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A bookless society condemned a Maori family to dysfunction in Alan Duff's fictional world.
In the real world, the Once Were Warriors author has fought the literature famine, giving more than seven million books to tens of thousands of children through his foundation.
Duff's charity programme, Duffy Books in Homes, celebrates its 15th anniversary next week.
They are years that span the height of his fame to the depth of his troubles.
Writing about his programme, Duff has said a bookless family did not stand a chance in today's world.
It is a sentiment expressed in an epiphany by Once Were Warriors character Beth Heke: "Bookless. Bookless. We're a bookless society. And I live in it, don't I? And my kids."
Duff said that in this scene Beth began to think it was because of this lack of books that her family had no chance in the world.
"I knew from growing up that hardly any Maori homes had books, nor the homes of low-income white people. So I decided to do something about it. We set up a team. The rest speaks for itself," he said.
The programme's general manager, former Silver Fern Linda Vagana, said Duff took the programme's mission personally.
He would visit schools and come back wanting to give special orders of books to individual children who had touched him.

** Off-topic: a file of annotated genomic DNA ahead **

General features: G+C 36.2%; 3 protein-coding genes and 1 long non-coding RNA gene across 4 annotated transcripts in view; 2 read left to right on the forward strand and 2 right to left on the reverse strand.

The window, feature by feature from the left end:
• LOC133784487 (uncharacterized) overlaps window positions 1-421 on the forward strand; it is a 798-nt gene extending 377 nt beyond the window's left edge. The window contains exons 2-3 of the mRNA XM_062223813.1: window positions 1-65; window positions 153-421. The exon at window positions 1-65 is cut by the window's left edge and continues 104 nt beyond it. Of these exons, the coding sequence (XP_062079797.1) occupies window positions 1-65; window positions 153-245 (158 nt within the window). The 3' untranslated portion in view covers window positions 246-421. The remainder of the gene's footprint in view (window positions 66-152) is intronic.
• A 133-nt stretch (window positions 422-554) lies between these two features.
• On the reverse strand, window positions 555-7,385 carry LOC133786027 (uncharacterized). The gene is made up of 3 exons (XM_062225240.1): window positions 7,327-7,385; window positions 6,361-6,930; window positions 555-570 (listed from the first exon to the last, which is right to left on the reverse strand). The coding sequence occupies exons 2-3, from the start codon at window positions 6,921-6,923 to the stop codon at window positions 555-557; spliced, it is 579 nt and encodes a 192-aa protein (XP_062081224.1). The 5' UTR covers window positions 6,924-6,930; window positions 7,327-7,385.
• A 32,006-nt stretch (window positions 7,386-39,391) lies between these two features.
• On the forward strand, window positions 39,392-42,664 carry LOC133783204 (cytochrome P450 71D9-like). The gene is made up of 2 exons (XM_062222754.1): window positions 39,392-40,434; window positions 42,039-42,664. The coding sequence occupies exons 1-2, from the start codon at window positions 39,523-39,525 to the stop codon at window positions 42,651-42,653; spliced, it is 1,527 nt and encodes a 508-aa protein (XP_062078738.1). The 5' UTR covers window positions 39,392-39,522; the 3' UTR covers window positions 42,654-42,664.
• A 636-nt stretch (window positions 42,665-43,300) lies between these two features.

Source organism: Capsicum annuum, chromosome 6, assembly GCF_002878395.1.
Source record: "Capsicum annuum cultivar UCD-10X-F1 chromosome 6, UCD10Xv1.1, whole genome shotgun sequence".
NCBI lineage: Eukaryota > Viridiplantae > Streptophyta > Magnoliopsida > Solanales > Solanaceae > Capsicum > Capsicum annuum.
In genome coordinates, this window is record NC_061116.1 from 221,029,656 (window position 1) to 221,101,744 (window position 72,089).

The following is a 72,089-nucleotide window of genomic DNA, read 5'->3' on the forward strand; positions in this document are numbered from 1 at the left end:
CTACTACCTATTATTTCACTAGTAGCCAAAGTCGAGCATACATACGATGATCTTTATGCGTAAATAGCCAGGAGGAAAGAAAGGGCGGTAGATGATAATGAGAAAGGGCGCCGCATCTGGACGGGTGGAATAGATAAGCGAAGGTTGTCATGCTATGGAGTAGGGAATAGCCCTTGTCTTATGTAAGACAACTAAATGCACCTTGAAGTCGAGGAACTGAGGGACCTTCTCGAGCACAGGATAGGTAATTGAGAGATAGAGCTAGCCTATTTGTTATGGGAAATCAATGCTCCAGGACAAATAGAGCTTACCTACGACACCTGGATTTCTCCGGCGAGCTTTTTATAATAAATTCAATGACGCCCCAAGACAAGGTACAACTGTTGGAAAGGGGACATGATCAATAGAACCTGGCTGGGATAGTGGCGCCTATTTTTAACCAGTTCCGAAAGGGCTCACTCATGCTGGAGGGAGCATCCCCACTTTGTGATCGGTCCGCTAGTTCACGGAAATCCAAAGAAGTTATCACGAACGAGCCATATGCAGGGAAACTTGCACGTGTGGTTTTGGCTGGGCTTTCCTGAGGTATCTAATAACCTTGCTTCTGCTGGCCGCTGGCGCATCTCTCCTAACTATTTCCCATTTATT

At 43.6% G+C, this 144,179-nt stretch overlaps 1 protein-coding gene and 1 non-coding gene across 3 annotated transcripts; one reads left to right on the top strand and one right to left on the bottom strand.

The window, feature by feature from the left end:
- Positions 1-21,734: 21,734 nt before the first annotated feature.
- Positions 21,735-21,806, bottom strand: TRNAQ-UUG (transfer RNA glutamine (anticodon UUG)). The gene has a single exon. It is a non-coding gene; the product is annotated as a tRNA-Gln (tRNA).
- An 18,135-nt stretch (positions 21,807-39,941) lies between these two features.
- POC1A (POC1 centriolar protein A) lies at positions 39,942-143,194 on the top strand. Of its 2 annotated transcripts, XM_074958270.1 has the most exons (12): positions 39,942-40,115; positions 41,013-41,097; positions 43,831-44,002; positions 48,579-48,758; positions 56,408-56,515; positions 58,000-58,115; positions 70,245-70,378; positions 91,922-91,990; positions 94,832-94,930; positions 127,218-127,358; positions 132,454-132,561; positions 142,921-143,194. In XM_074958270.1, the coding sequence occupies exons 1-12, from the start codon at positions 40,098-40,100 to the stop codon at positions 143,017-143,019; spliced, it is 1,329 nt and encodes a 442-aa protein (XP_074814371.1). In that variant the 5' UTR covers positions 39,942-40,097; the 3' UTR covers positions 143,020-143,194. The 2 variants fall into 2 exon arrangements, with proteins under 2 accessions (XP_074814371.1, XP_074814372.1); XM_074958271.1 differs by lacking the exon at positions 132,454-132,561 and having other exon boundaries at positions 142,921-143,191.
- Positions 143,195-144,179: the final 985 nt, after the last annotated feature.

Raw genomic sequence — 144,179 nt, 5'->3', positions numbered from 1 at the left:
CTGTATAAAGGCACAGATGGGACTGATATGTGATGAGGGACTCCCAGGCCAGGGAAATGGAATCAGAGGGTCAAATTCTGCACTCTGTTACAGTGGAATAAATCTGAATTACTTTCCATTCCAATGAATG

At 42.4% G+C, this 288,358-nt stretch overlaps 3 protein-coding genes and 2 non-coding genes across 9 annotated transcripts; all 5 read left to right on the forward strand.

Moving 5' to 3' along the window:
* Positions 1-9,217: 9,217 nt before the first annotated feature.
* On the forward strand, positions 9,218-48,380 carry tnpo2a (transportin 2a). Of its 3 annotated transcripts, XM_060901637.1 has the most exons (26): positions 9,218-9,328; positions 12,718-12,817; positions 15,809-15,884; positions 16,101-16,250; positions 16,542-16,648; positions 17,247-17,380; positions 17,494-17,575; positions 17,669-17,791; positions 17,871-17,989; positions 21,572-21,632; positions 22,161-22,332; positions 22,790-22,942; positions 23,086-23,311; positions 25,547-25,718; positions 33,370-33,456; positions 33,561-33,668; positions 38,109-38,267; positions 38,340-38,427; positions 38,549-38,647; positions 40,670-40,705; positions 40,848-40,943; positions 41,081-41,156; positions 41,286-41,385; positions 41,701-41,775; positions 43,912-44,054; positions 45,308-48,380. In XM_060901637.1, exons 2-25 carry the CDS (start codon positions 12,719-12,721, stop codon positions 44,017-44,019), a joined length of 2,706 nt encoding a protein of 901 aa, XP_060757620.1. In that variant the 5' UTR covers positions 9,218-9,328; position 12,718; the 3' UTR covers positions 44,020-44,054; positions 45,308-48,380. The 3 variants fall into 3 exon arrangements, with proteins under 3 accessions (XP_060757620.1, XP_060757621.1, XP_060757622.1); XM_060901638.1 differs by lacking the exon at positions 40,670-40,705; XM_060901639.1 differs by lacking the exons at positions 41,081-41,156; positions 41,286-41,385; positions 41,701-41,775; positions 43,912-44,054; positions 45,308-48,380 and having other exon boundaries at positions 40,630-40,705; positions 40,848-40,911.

"I almost cringe because he wants to save every single kid," Ms Vagana said. "You need to see him with the kids because he's just amazing.
"When he steps in front of them, everything that's political or an issue around him gets pushed away. The kids automatically have a real respect for him."
Duff started donating books in 1992 after visiting Camberley School in Hastings, and began Books in Schools programme in 1995.
It now covers more than 500 schools and 100,000 students.
Under it, children can pick new books to take home, the idea being that book ownership can inspire a love of reading and break a cycle of booklessness.
Duff attained fame as his programme was taking shape, when his award-winning 1990 book Once Were Warriors was turned into a hit film in 1994.
But this year, as the programme turns 15 and he turns 60, Duff is in France, far from his monetary and legal troubles.
In November 2007, Duff's property development firm, Pan Austral, was put into liquidation, with reported debts of $2.6 million.
Last September, the High Court upheld a police appeal over charges laid against him for resisting arrest when stopped for speeding.
He has not been back in New Zealand for about a year, but he stays in close touch with the programme as a board member.
He will be back in the country for the anniversary celebrations at Mangere's Viscount School on Tuesday.
Former Duffy kids include BMX champion Sarah Walker and this year's Miss World New Zealand, Cody Yerkovich.
Scheme for schools
* Duffy Books in Homes celebrates its 15th anniversary next week.
* Alan Duff started donating books in 1992, and the scheme has grown to cover more than 500 schools and 100,000 students.
* Children pick new books to take home. The idea is that owning books can inspire a love of reading and break a cycle of booklessness.
* Former Duffy kids include BMX champion Sarah Walker and this year's Miss World New Zealand, Cody Yerkovich.